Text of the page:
How to Disperse Gums in Water
"Do you have any tips for dispersing xanthan gum without lumping?"
That's a question a salad dressing manufacturer asked when he called our technical support hotline recently and it's a common question in the food industry.
Whether you call them lumps, clumps, or fish-eyes, they've caused many headaches for food manufacturers. The pesky lumps can create obvious problems like clogged filters in production tanks or less obvious problems downstream like inconsistent viscosity in the finished product.
If you are having difficulty with undissolved gum, the solution likely requires making only a few minor changes to the first steps in your production process.
Why do gums form lumps when added to water?
Gums begin to hydrate nearly as soon as they are added to water and sometimes hydration occurs before the gum is fully dispersed. This can result in the formation of gum balls or lumps that have dry gum powder on the inside where the water couldn't penetrate.
While all powdered gums have a tendency to form lumps when added to water, some gums are more troublesome than others. Among the most difficult are the more popular, Gum Arabic, Cellulose Gum, and Xanthan Gum. These gums are prone to lumping because their hygroscopic nature means they more readily attract and hold water molecules.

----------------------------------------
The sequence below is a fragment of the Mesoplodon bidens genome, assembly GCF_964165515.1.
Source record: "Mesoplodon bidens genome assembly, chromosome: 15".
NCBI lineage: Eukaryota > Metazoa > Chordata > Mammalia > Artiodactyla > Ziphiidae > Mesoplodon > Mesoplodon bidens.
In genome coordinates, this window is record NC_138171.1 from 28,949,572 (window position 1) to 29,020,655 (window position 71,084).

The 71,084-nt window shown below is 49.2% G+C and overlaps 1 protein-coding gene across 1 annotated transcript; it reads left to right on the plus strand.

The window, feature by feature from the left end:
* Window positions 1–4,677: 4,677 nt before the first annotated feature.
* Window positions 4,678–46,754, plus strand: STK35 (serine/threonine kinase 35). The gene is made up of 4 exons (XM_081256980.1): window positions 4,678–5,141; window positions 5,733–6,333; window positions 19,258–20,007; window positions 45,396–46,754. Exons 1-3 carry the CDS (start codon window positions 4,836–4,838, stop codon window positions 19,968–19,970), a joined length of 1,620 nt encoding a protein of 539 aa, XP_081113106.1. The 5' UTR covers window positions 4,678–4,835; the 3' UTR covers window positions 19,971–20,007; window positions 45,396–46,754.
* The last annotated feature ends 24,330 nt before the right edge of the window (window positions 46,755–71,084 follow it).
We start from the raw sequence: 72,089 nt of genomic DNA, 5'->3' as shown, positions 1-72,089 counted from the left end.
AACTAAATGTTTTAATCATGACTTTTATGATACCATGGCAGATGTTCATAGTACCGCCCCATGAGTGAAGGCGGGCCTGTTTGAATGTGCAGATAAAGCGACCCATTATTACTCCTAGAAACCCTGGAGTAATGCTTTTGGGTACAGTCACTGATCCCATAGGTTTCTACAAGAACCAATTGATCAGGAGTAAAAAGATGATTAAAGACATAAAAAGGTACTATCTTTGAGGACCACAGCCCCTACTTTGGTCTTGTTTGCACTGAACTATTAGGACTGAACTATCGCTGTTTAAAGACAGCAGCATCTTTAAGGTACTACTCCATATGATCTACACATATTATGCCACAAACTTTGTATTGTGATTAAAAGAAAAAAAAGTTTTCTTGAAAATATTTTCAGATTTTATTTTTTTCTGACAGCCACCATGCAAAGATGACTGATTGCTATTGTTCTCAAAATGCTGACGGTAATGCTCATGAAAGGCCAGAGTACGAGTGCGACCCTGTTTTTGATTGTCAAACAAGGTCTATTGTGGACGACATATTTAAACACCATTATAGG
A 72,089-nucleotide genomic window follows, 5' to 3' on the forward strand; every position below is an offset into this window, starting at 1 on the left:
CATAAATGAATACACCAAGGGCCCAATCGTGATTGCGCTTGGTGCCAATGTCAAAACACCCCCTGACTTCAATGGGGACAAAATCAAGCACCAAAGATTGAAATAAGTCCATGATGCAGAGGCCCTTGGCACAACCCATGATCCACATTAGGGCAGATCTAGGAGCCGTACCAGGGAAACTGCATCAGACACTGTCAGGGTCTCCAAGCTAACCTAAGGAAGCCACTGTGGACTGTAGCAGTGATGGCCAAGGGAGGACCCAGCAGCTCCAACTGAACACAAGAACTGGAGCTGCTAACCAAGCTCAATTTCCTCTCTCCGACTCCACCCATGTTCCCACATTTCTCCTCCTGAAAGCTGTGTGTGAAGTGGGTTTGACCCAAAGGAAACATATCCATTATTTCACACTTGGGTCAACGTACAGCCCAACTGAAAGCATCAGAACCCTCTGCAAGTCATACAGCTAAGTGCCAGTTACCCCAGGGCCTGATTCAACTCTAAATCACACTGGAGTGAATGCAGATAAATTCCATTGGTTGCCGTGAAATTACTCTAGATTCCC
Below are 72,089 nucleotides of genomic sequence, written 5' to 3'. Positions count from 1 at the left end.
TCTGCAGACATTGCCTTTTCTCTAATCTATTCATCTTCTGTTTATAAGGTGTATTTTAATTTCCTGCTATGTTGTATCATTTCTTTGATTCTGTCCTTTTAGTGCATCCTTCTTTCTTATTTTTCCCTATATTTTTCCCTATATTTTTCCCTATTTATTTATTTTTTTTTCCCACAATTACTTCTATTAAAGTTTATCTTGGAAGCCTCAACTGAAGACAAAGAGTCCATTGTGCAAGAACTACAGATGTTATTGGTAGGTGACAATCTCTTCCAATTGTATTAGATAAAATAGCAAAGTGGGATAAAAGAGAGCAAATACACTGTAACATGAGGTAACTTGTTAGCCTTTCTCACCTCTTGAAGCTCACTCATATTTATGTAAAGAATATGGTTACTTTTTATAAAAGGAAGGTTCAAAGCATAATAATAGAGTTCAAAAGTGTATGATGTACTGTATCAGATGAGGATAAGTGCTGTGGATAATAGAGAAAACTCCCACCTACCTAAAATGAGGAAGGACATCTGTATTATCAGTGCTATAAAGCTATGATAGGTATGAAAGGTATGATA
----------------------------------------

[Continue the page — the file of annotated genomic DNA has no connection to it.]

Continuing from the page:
Timing is everything
When dissolving any gum in water keep in mind that the most important time for the gum is the first three minutes after addition or production. Giving the gum 5 to 10 minutes to hydrate makes a dramatic difference in the level of gum needed and in the functional properties it exhibits. This is because gums must reach 50% hydration before they are "self-sufficient." The addition of other ingredients like salts and acids before this point may slow or prevent full hydration.
This video explains the reason powdered gums tend to lump when added to water.
Ways to prevent lumps from forming
Are you still experiencing problems with lumping after trying these suggestions?